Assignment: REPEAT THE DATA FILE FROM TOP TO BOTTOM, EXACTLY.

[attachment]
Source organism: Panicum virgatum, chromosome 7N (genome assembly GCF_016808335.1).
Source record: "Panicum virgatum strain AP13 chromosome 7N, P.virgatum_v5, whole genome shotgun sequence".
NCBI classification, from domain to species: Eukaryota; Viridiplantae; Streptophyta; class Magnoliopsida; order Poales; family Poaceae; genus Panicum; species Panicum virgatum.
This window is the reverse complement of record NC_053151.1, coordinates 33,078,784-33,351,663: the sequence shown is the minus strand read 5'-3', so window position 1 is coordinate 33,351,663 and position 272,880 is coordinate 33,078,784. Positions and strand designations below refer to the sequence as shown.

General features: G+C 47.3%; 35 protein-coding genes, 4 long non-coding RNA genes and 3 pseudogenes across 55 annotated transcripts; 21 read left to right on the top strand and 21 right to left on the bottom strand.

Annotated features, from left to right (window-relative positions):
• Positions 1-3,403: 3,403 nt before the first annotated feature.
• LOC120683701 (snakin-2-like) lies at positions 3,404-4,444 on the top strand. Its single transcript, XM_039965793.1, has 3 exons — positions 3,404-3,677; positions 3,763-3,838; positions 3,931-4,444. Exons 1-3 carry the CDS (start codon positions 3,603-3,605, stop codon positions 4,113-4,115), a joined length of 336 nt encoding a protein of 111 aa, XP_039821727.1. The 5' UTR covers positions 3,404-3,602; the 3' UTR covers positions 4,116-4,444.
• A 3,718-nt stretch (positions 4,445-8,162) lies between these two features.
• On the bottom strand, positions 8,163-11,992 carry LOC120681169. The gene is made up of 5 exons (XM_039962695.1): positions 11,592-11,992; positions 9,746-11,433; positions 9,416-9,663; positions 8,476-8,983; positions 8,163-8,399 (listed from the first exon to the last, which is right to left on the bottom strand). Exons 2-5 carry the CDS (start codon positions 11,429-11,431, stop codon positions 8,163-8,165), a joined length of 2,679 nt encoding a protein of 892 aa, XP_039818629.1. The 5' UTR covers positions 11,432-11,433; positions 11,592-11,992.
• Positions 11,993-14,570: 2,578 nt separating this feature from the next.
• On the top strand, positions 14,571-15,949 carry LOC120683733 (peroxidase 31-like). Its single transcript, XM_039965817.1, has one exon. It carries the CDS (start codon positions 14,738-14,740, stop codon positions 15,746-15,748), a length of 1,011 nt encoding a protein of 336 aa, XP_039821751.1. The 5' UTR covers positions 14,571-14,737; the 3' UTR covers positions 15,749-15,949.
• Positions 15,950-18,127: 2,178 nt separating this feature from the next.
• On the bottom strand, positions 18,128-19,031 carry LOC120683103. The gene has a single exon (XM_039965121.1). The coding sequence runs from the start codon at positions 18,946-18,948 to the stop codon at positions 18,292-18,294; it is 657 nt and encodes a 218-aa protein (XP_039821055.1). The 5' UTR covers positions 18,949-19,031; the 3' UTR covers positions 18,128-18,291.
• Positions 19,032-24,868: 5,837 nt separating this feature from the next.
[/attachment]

Source organism: Panicum virgatum, chromosome 7N (genome assembly GCF_016808335.1).
Source record: "Panicum virgatum strain AP13 chromosome 7N, P.virgatum_v5, whole genome shotgun sequence".
NCBI classification, from domain to species: Eukaryota; Viridiplantae; Streptophyta; class Magnoliopsida; order Poales; family Poaceae; genus Panicum; species Panicum virgatum.
This window is the reverse complement of record NC_053151.1, coordinates 33,078,784-33,351,663: the sequence shown is the minus strand read 5'-3', so window position 1 is coordinate 33,351,663 and position 272,880 is coordinate 33,078,784. Positions and strand designations below refer to the sequence as shown.

General features: G+C 47.3%; 35 protein-coding genes, 4 long non-coding RNA genes and 3 pseudogenes across 55 annotated transcripts; 21 read left to right on the top strand and 21 right to left on the bottom strand.

Annotated features, from left to right (window-relative positions):
• Positions 1-3,403: 3,403 nt before the first annotated feature.
• LOC120683701 (snakin-2-like) lies at positions 3,404-4,444 on the top strand. Its single transcript, XM_039965793.1, has 3 exons — positions 3,404-3,677; positions 3,763-3,838; positions 3,931-4,444. Exons 1-3 carry the CDS (start codon positions 3,603-3,605, stop codon positions 4,113-4,115), a joined length of 336 nt encoding a protein of 111 aa, XP_039821727.1. The 5' UTR covers positions 3,404-3,602; the 3' UTR covers positions 4,116-4,444.
• A 3,718-nt stretch (positions 4,445-8,162) lies between these two features.
• On the bottom strand, positions 8,163-11,992 carry LOC120681169. The gene is made up of 5 exons (XM_039962695.1): positions 11,592-11,992; positions 9,746-11,433; positions 9,416-9,663; positions 8,476-8,983; positions 8,163-8,399 (listed from the first exon to the last, which is right to left on the bottom strand). Exons 2-5 carry the CDS (start codon positions 11,429-11,431, stop codon positions 8,163-8,165), a joined length of 2,679 nt encoding a protein of 892 aa, XP_039818629.1. The 5' UTR covers positions 11,432-11,433; positions 11,592-11,992.
• Positions 11,993-14,570: 2,578 nt separating this feature from the next.
• On the top strand, positions 14,571-15,949 carry LOC120683733 (peroxidase 31-like). Its single transcript, XM_039965817.1, has one exon. It carries the CDS (start codon positions 14,738-14,740, stop codon positions 15,746-15,748), a length of 1,011 nt encoding a protein of 336 aa, XP_039821751.1. The 5' UTR covers positions 14,571-14,737; the 3' UTR covers positions 15,749-15,949.
• Positions 15,950-18,127: 2,178 nt separating this feature from the next.
• On the bottom strand, positions 18,128-19,031 carry LOC120683103. The gene has a single exon (XM_039965121.1). The coding sequence runs from the start codon at positions 18,946-18,948 to the stop codon at positions 18,292-18,294; it is 657 nt and encodes a 218-aa protein (XP_039821055.1). The 5' UTR covers positions 18,949-19,031; the 3' UTR covers positions 18,128-18,291.
• Positions 19,032-24,868: 5,837 nt separating this feature from the next.